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214 days ago


Industry Insights

The UN Climate Change conferences take place every year and are the worlds decision making forum on climate change with almost every country in the world being in attendance. 
COP is where the world (more than 70,000 delegates) come together to agree on ways to help tackle the climate crisis and achieving net-zero emissions by 2050. 

This year, hosted by The United Arab Emirates from the 30th of November to the 12th of December, COP 28 represents the decision decade for climate action. Discussions at the conference include loss and damage finance, global financial goals, energy and transition, and emission gaps to name a few.  It will also see the first ever global stocktake, where countries and stakeholders will be able to see the progress being made to limit global warming. 

With officials now flying home, and the conference coming to an end, this article will briefly look over the key outcomes, and the highlights of COP28. 

Loss & Damage

COP 28 saw a landmark agreement put in place to support vulnerable nations facing the worst climate change impacts. The agreement includes, national response plan developments, insufficient climate information and data being addressed, safe and dignified human mobility (displacement, relocation, and migration) in temporary and permanent loss and damage cases. 
Funded by the World Bank, a geographically diverse board will be established over the coming months, with a total of over $650 million being donated by wealthy nations over the course of conference in Dubai.

Global Goal Adaptation 

With the theme continuing from COP27, this conference saw a development on adapting to the impacts of climate change. 
An explicit date in 2030 has been integrated for targets on water security, ecosystem restoration and health.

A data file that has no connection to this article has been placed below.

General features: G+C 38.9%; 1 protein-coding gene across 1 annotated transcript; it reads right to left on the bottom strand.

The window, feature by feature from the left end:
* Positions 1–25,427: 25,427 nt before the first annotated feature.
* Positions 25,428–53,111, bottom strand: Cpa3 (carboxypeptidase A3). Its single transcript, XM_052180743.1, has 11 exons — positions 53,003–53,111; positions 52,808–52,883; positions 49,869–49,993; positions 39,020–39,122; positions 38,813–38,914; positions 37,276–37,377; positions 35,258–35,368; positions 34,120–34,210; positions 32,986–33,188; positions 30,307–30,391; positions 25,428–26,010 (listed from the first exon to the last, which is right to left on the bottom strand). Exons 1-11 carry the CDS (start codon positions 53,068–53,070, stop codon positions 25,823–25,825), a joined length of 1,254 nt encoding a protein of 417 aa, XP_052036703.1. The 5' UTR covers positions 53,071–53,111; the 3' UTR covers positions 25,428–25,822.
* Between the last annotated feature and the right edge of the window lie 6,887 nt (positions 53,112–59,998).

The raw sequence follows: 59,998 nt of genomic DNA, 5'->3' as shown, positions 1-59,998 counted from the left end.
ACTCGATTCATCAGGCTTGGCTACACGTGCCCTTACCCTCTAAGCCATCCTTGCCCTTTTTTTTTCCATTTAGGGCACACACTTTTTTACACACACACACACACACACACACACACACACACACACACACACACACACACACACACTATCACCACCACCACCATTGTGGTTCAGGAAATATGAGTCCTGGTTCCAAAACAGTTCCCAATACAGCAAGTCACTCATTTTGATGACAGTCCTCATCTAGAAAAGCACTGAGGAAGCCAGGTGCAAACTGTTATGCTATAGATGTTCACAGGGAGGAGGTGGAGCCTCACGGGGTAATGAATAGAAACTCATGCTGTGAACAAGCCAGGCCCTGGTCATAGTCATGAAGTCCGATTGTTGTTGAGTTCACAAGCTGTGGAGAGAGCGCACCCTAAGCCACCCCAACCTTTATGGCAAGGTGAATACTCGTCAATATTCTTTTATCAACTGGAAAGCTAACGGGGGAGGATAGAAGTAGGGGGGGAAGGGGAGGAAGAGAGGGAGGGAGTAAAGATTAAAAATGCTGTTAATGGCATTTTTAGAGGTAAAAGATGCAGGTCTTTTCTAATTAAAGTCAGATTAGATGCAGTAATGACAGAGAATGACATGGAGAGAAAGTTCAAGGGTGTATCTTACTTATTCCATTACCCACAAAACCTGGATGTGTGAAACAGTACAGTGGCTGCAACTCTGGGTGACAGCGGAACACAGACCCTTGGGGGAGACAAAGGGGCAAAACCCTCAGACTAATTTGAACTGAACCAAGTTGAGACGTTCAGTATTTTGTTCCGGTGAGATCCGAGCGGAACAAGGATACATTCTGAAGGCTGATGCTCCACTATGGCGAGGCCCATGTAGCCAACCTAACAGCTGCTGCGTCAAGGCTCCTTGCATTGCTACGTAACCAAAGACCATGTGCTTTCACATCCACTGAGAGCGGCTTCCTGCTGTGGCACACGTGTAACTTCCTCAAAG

However, the conversation was cut short when financial doubling discussions were brought to the table. 
COP29 will need to ensure financing expectations and targets details are finalised. 

Climate Finance Targets

The $100 billion (not yet been met, but on track) pledged by developed nations to help finance climate mitigations in other developing nations finally made progress when a post-finance target is to be drafted ahead of COP29 where discussions and finer details will be finalised. 

Fossil Fuels & Carbon Markets

Other closely watched areas included fossil fuel reduction and carbon markets. Nations were called on to take a variety of actions to reduce emissions being produced, in particular methane emissions needing to be substantially reduced by 2030 and limitations on the permittance of unabated coal power. 
Carbon markers were also closely watched as negotiators tried to further define how credit markets would be supervised and accounted for. 
With no agreements being reached, it will be another topic for the COP29 agenda. 

The Beginning Of The End

The most important takeaway from the conference was the agreement that signals the fossil fuel era is beginning to come to an end. Whilst the page wasn’t completely turned in Dubai, nearly 200 parties agreed that all governments and businesses need to turn their pledges into real economic outcomes. 
The global stocktake recognises that according to science, global greenhouse emissions need to be cut 43% by 2030 to limit global warming to 1.5°c. 

COP28 managed the logistics for the largest COP in history, with agreements put in place for loss and damage and a clear path away from fossil fuels, the urgency at the moment is crucial. 
Giant leaps are needed from all countries, as small steps are not enough. 

Further COP Reading


United Nations Climate Change